mobile users. This would be detrimental to the open markets enabled 
by
    the Internet.

    If neither of these motivations are the cause, then perhaps there is
    an honest belief that being mobile will indeed be best when it is
    visible to end users. In other words, the mobile communications
    providers are expecting to declare failure. It is failure when a
    communications system, in providing connectivity, becomes foremost in
    the user's perceptions. A travel agent should be a travel business,
    not a "mobile business". In a reasonable world, the travel agent gets
    on with selling flights and not worrying about whether a customer is
    attached by a wire. In a reasonable world, a phone is a phone and the
    particular electromagnetics used to connect it to another phone are
    totally uninteresting compared to the fact that a person is connected
    to another person.

   Damage: Loss of web functionality

    But the point is not that a division into ".mobi" and the
    ("immobile?") rest of the world is futile, it is that it is harmful.

    The Web works by reference. As an information space, it is defined by
    the relationship between a URI and what one gets on using that URI.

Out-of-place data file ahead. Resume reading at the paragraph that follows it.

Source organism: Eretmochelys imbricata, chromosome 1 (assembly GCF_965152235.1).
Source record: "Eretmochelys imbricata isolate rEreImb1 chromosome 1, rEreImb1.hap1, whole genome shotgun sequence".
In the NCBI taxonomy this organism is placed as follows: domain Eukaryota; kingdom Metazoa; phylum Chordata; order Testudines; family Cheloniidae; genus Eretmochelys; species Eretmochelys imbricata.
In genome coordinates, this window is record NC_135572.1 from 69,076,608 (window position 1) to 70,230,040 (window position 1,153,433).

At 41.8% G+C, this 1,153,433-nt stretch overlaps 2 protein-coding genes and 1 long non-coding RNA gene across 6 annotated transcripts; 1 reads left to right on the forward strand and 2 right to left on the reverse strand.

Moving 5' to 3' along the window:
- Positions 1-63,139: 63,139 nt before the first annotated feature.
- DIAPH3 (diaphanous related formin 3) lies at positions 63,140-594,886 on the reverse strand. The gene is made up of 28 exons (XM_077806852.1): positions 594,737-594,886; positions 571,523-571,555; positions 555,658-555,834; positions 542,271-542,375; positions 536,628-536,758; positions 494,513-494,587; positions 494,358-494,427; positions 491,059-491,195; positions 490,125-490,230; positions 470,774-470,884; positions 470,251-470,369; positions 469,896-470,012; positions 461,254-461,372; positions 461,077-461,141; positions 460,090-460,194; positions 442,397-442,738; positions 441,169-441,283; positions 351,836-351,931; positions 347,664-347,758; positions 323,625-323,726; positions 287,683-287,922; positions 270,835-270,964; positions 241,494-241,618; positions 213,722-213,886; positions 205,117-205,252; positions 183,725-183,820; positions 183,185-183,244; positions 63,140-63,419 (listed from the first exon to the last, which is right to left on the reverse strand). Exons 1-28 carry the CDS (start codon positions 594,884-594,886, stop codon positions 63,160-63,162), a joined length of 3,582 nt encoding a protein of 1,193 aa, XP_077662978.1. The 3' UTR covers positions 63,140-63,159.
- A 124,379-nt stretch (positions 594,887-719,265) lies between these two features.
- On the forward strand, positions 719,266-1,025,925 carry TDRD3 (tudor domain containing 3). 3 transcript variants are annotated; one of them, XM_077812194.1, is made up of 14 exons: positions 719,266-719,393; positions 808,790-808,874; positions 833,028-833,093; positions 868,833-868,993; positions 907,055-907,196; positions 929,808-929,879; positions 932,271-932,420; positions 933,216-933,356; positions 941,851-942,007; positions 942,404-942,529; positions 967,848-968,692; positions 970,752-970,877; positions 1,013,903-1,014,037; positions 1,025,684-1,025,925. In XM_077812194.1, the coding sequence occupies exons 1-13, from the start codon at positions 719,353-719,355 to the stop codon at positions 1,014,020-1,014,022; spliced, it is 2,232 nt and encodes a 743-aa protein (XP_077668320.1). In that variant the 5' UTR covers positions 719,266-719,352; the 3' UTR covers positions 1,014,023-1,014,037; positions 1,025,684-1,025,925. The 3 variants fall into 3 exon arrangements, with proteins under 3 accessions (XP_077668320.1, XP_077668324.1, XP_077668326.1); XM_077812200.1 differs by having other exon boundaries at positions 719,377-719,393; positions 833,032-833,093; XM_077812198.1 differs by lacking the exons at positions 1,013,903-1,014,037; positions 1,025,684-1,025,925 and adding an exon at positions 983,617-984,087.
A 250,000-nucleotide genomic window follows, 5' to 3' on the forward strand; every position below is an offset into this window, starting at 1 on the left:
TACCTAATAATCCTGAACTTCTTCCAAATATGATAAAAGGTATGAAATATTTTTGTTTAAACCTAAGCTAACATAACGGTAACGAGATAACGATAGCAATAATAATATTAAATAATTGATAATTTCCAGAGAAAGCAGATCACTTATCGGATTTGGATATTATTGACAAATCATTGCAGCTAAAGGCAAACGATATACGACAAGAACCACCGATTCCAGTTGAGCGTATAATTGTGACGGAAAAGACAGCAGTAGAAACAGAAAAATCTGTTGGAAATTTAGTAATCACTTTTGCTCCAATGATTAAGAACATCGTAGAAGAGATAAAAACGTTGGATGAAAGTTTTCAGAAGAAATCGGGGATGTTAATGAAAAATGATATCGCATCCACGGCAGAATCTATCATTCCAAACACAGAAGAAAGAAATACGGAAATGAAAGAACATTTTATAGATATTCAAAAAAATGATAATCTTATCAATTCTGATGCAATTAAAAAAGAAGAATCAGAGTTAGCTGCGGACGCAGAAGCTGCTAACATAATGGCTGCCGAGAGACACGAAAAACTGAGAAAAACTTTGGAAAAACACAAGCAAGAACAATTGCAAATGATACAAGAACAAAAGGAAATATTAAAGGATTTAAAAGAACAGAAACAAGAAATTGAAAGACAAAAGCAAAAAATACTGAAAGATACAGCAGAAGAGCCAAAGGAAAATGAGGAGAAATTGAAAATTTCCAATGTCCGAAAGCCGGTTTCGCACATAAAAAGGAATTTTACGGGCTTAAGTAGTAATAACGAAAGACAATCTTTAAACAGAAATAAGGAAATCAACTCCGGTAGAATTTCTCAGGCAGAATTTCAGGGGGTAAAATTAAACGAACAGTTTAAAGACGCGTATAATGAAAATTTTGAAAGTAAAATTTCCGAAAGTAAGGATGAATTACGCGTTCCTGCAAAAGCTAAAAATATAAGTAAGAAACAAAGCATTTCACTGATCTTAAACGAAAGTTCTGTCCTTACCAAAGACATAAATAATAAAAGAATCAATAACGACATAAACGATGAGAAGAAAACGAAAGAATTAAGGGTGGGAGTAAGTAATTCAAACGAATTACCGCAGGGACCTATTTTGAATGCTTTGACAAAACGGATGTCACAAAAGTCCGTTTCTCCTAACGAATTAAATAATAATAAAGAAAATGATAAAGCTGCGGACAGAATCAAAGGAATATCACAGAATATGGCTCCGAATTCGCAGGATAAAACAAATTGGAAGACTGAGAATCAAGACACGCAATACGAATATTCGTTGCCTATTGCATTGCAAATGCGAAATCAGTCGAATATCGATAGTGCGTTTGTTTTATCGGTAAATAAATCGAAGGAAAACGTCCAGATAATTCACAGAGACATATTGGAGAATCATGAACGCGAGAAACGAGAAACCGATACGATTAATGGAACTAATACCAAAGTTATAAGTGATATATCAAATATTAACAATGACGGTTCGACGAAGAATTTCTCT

The URI is passed around, written, spoken, buried in links,
    bookmarked, traded while Instant Messaging and through email. People
    look up URIs in all sorts of conditions.

    It is fundamentally useful to be able to quote the URI for some
    information and then look up that URI in an entirely different
    context. For example, I may want to look up a restaurant on my 
laptop,
    bookmark it, and then, when I only have my phone, check the bookmark
    to have a look at the evening menu. Or, my travel agent may send me a
    pointer to my itinerary for a business trip. I may view the itinerary
    from my office on a large screen and want to see the map, or I may
    view it at the airport from my phone when all I want is the gate
    number.

    Dividing the Web into information destined for different devices, or
    different classes of user, or different classes of information, 
breaks
    the Web in a fundamental way.

    I urge ICANN not to create the ".mobi" top level domain.

    Tim Berners-Lee


     Personal Opinion
     Cambridge, Massachusetts, USA, 30 April 2004

      _________________________________________________________________

    See also:

    [UW]: Berners-Lee, T., Universality of the WWW, Japan prize
    commemorative lecture, Tokyo, 2004. [3]slides]

       [3] http://www.w3.org/2002/Talks/04-univ/slide1-3.html

    [WTW]: Berners-Lee, T. [4]Weaving the Web, HarperSanFrancisco, 1999.
    Chapters

       [4] http://www.w3.org/People/Berners-Lee/Weaving

    [IJ]: Jacobs, I.: [5]Why Using TLDs for Filtering is Ineffective,
    Harmful, and Unnecessary Public communication. 2004

       [5] http://www.w3.org/2004/03/28-tld
Received on Friday, 30 April 2004 19:14:00 GMT